We are in the final countdown to Thankgivikkuh and no one has enjoyed this convergence as much as I have. I still have more ideas, but it is time to actually start planning my own Thanksgiving dinner and make my shopping lists. Many of my Thanksgiving recipes can be found on thekitchn.com.
Remember that your copies of The Kosher Baker have recipes for lots of dairy free tarts and pies including pumpkin, mocha pecan, key lime, pear and almond and more, and The Holiday Kosher Baker will cover the entire week of Chanukah desserts plus all your gift-giving needs. Help me make the Jewish world a sweeter place.
Final Thanksgivikkuh thoughts: At your Thanksgiving tables, please honor the history of both holidays, which offer a chance to discuss how we feel as Jewish Americans. My four children, who have studied Jewish history for years, will appreciate how lucky we are to live in a country that allows us to live a full Jewish life without fear of persecution.
All of the mainstream press that my fellow Jewish chefs and I have enjoyed over the past few weeks, discussing the culinary opportunities afforded by Thanksgivikkuh, shows the important role Jewish food plays in the general American food scene. I feel privileged to have been a part of it.
Before you make your final shopping lists, add the ingredients for this elegant cookie. This cranberry rugelach is another tasty mashup of traditional Jewish dessert meets the best of Thanksgiving flavors.
A brand new recipe for chocolate cranberry mandelbread can be found on the New York Times Well blog.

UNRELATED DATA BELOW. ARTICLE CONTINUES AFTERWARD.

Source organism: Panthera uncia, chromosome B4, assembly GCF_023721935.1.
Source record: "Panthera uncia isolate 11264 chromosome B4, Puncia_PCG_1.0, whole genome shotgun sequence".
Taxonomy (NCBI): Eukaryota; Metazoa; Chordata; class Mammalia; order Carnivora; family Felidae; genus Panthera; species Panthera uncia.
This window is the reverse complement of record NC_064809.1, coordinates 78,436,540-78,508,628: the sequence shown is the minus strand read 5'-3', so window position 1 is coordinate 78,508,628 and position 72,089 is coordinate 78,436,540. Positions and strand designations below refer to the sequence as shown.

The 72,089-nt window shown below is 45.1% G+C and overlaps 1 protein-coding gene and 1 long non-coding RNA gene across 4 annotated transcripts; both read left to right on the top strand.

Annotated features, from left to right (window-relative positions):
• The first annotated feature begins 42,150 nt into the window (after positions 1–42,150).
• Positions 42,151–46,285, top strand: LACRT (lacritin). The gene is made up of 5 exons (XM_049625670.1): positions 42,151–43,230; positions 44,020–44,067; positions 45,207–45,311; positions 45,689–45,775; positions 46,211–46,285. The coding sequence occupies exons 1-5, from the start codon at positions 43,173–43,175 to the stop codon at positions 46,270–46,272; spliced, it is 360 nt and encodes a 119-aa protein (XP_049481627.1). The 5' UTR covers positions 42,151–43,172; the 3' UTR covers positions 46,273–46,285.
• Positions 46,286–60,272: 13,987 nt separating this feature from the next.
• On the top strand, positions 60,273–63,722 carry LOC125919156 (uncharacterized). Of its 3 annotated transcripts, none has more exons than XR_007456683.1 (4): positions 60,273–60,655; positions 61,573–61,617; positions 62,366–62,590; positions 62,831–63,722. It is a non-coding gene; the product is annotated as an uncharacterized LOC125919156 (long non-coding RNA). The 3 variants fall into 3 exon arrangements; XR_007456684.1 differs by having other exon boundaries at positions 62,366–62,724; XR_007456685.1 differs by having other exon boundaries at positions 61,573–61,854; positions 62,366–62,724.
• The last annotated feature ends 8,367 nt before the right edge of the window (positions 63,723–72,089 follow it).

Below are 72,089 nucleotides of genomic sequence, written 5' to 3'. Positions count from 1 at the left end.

The Chicago Tribunefeatured my recipe for apple latkes.
Wishing you a delicious Thanksgivikkuh!
Cranberry and Raspberry Rugelach
Makes 60 to 70 pieces
1 cup (2 sticks) parve margarine
8 ounces parve cream cheese, softened
2 cups plus 2 tablespoons all-purpose flour, plus extra for rolling out dough
1 tablespoon confectioners’ sugar
1 cup raspberry jam
4 tablespoons sugar
2 teaspoons ground cinnamon
1 cup dried cranberries
To make the dough: Place the margarine, cream cheese, flour, and confectioners’ sugar in the bowl of a mixer or food processor fitted with a metal blade and mix just until dough comes together. You can also mix the dough together by hand with a wooden spoon in a large bowl.
Divide the dough in half and wrap each ball in plastic and flatten. Freeze 2 hours or overnight. Let thaw just until you can press into it.
Preheat the oven to 350°F. Place a large sheet of parchment on the counter. Sprinkle some flour on the parchment, place one of the dough discs on the parchment, sprinkle again with flour, and then top with a second sheet of parchment.
Rolling on top of the parchment, roll out the disc of dough to 13 x 10 inches. Peel back the top parchment a few times while rolling and sprinkle more flour on the dough. Remove the top parchment and reserve for re-use. Spread half of the raspberry jam evenly on the dough. Combine sugar and cinnamon in a small bowl and then sprinkle half on top of the jam. Sprinkle half of the cranberries on top.
Fold the right and left sides (the short sides) of the dough 1/2 inch in toward the center to keep the filling inside. Using the parchment to help you, roll the long side from the top toward you, rolling as tightly as you can.
Line a cookie sheet with parchment. Place the loaf on the cookie sheet with the seam on the bottom and flatten slightly. Repeat for the second disc of dough and the remaining filling.
Bake for 40 minutes or until the top begins to brown. Let cool and then slice into 1-inch pieces. These can be frozen. Store covered with plastic or in an airtight container at room temperature for five days or freeze for up to three months.
Adapted from Paula Shoyer, The Kosher Baker: 160 dairy-free desserts from traditional to trendy (Brandeis 2010)